Kristi Noem’s campaign claims Jamie Smith has violated campaign finance law and “illegally deposited over half-a-million dollars in contributions.” Team Noem gets it half right.
Yesterday was the deadline for South Dakota candidates and political committees to file their pre-general campaign finance reports. The Smith for Governor campaign filed its report with lazy supporting documentation showing the names of folks who’ve given Smith more than $100 this year but not their addresses.
The “supporting” document also sloppily mingles entity and political committee contributions with individual donations and fails to cite full names for a few individuals:
Sloppiness isn’t illegal, but good grief—failing to report complete donor information is. Every candidate knows that campaign finance law (SDCL 12-27-24) requires that we report the name, mailing address, city, and state of every person who contributes more than $100. Team Smith gave those addresses for their big donors in their pre-primary report and their spring supplemental reports. How did treasurer Spencer Hawley not print the address column from the spreadsheet this time? Is he trying to wreck another Democratic candidacy?
Team Noem comes predictably and somewhat properly screaming that Smith has broken the law and should be investigated immediately:
“Jamie Smith committed 33 pages of campaign finance violations today,” said Ian Fury, Communications Director at Kristi for Governor. “There is not a single itemized contribution in his filing that complies with the most basic requirements of the law. How can we trust him to follow the laws of our state and faithfully execute the duties of Governor? We are calling for an immediate investigation into these violations.”
Smith violated SDCL 12-27-24 (12) by failing to include the “mailing address, city, and state of each person making a contribution of more than one hundred dollars.” Smith’s campaign did not provide the address of a single such contributor. In doing so, Smith made at least 1,500 itemized violations.
If the information required by statute is not provided, the donations cannot be deposited. SDCL 12-27-24(12) says “If any information required by the section is unknown to the political committee, the political committee may not deposit the contribution.”
“It seems that Jamie Smith’s campaign illegally deposited more than half-a-million dollars in contributions,” continued Fury [Kristi for Governor, press release, posted without commentary to Dakota War College, 2022.10.24].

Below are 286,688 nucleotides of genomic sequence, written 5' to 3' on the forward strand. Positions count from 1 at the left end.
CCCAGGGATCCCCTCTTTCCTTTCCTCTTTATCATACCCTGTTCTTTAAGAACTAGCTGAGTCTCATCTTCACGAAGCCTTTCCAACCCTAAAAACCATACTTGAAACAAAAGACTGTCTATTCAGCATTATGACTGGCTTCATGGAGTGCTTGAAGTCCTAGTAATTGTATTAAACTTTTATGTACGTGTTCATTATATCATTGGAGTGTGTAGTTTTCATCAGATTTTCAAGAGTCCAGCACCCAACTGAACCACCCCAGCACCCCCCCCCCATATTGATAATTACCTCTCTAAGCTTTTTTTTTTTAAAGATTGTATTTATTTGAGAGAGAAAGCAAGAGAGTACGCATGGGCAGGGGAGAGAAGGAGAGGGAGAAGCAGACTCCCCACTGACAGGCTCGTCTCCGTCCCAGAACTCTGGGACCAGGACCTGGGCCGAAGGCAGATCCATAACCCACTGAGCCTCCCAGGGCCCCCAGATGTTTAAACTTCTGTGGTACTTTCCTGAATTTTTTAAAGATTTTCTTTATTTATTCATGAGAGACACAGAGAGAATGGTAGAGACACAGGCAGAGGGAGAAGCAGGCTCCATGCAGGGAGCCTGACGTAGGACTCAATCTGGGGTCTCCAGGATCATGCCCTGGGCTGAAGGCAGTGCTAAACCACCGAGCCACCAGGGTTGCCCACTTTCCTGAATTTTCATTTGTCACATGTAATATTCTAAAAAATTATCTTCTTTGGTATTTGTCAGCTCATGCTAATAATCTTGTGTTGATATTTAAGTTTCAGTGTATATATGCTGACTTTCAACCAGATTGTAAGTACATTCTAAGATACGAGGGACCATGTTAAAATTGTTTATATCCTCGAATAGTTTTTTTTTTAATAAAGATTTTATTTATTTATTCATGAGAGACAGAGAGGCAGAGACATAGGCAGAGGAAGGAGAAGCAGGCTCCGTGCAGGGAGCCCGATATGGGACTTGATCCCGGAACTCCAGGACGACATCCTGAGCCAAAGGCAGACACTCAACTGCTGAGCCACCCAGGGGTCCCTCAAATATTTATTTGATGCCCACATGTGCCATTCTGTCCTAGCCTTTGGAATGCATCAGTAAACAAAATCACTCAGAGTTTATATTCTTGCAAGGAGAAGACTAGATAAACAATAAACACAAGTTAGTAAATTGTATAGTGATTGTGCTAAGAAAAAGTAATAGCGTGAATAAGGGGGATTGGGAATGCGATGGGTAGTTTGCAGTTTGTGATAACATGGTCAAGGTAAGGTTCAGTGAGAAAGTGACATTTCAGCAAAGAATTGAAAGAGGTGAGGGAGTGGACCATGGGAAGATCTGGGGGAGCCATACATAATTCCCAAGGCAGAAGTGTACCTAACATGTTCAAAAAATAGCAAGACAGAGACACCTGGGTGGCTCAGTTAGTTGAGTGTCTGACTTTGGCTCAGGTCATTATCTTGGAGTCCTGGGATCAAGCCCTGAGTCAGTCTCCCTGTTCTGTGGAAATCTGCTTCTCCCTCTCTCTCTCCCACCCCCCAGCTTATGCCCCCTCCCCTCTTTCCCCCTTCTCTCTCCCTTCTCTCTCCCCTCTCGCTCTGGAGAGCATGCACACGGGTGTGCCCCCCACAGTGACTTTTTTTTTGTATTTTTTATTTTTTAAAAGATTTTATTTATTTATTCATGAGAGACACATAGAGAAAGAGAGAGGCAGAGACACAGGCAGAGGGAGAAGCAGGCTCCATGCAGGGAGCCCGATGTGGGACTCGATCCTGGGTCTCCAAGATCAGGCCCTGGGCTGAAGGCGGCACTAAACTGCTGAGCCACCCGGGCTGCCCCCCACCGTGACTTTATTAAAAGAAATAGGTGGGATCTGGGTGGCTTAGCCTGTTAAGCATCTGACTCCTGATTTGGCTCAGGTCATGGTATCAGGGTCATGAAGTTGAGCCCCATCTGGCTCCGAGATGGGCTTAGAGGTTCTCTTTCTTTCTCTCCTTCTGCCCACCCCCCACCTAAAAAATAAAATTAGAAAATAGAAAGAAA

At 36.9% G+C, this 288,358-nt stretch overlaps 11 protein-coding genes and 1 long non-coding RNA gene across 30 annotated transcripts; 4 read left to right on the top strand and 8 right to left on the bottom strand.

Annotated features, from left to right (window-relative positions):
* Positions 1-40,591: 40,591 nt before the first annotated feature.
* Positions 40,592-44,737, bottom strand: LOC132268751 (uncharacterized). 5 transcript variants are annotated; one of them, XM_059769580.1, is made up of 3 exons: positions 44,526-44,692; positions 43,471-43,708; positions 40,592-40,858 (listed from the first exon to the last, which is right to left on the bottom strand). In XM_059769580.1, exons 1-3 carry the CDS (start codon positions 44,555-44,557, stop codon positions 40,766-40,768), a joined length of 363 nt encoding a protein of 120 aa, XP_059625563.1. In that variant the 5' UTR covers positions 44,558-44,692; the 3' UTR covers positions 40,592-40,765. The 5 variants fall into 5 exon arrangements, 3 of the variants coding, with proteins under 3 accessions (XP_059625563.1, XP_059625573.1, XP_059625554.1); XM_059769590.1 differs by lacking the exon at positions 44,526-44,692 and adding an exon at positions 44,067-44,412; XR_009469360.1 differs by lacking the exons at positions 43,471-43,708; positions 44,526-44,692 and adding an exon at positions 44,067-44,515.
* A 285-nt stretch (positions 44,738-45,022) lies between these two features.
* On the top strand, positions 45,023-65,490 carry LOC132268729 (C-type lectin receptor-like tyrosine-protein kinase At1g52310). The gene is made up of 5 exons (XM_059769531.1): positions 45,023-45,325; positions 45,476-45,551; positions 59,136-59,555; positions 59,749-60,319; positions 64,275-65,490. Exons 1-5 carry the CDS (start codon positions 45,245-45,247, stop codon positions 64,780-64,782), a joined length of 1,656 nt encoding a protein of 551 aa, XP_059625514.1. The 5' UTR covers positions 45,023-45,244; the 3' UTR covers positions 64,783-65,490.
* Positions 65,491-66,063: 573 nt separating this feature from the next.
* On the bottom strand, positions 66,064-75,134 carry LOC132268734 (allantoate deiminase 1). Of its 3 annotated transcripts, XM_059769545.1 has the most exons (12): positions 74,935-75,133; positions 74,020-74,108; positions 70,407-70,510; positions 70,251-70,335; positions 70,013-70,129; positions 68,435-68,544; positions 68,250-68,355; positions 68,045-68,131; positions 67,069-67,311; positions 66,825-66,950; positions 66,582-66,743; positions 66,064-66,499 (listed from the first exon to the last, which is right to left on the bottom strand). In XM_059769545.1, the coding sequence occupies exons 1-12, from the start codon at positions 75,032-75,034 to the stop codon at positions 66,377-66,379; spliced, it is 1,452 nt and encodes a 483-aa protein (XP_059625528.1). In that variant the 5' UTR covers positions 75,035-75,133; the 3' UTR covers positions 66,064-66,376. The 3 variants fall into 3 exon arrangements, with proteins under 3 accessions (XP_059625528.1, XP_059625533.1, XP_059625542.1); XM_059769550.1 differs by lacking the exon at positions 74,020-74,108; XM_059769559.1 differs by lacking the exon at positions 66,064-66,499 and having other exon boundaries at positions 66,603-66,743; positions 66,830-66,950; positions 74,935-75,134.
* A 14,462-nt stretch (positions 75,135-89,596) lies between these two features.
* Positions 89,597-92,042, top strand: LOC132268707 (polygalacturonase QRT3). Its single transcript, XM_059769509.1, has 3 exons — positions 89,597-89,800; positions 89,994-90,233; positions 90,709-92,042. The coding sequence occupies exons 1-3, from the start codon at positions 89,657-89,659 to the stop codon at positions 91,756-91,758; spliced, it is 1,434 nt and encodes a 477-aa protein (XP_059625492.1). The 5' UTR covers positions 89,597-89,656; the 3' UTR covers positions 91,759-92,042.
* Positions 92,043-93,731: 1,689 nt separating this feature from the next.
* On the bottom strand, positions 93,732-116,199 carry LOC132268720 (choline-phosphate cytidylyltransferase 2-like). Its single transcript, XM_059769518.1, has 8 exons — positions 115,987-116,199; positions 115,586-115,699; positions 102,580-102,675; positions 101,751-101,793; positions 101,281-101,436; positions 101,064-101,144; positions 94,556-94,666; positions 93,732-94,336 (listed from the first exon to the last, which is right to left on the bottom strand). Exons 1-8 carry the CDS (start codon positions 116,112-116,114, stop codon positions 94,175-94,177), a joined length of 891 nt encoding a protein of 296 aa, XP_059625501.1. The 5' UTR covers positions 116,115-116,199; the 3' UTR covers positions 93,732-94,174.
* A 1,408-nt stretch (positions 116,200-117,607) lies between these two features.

Yes, Smith broke the law by not reporting addresses for his $100.01+ donors. He deserves every bit of scorn his opponents can lay on him for this unforced error two weeks before the election.
But no, Smith did not break the law by depositing and spending that money. Read the statute spokesboy Fury cites: it does not say that candidates may not deposit contributions if they do not provide the address information to the state. Smith and Noem both deposited and spent hundreds of thousands of dollars this summer and fall before filing their donors’ information. If we had to file donor information before depositing and spending it, campaigns would be punching in donor data every night before going to the bank (which, actually, now that I think about it, might not be such a bad idea—rolling, real-time campaign finance updates!).
SDCL 12-27-24 only says candidates can’t put big money in the bank unless they know the names and addresses of the givers. We have no evidence that Smith doesn’t know the addresses of those 1,500-plus donors. Fury goes too far in claiming Smith has illegally deposited campaign funds.
And actually, what lawbreaking has occurred is not subject to any penalty or investigation, not yet. SDCL 12-27-27 gives Smith’s campaign treasurer seven days from the time of “discovering any omission, inaccuracy, or other change necessary to make the statement or report accurate” to file an amended report. A person who “willfully fails to report a material change or correction… is guilty of a Class 2 misdemeanor,” but that person (Spence!) is not subject to that charge or to administrative penalty from the Secretary of State ($200 per violation, 1500+ violations—that could wipe out Smith’s remaining $255K war chest!) until “the first day following the seventh day after the candidate, treasurer, or other person is notified of the omission, inaccuracy, or other change necessary to make the statement or report accurate.” (Spence, consider yourself notified.)
Smith’s treasurer boneheadedly broke the law, leaving off basic information about donors that every conscious candidate knows has to be on every campaign finance report. But SDCL 12-27-27’s seven-day grace period means no one is going to jail or paying a fine…until next week, if Team Smith fails to submit an amended report with donor addresses (not to mention full names! Dean? Dietrich? Drovdal? DVM Dan? Come on, Spence: clean up your spreadsheet!).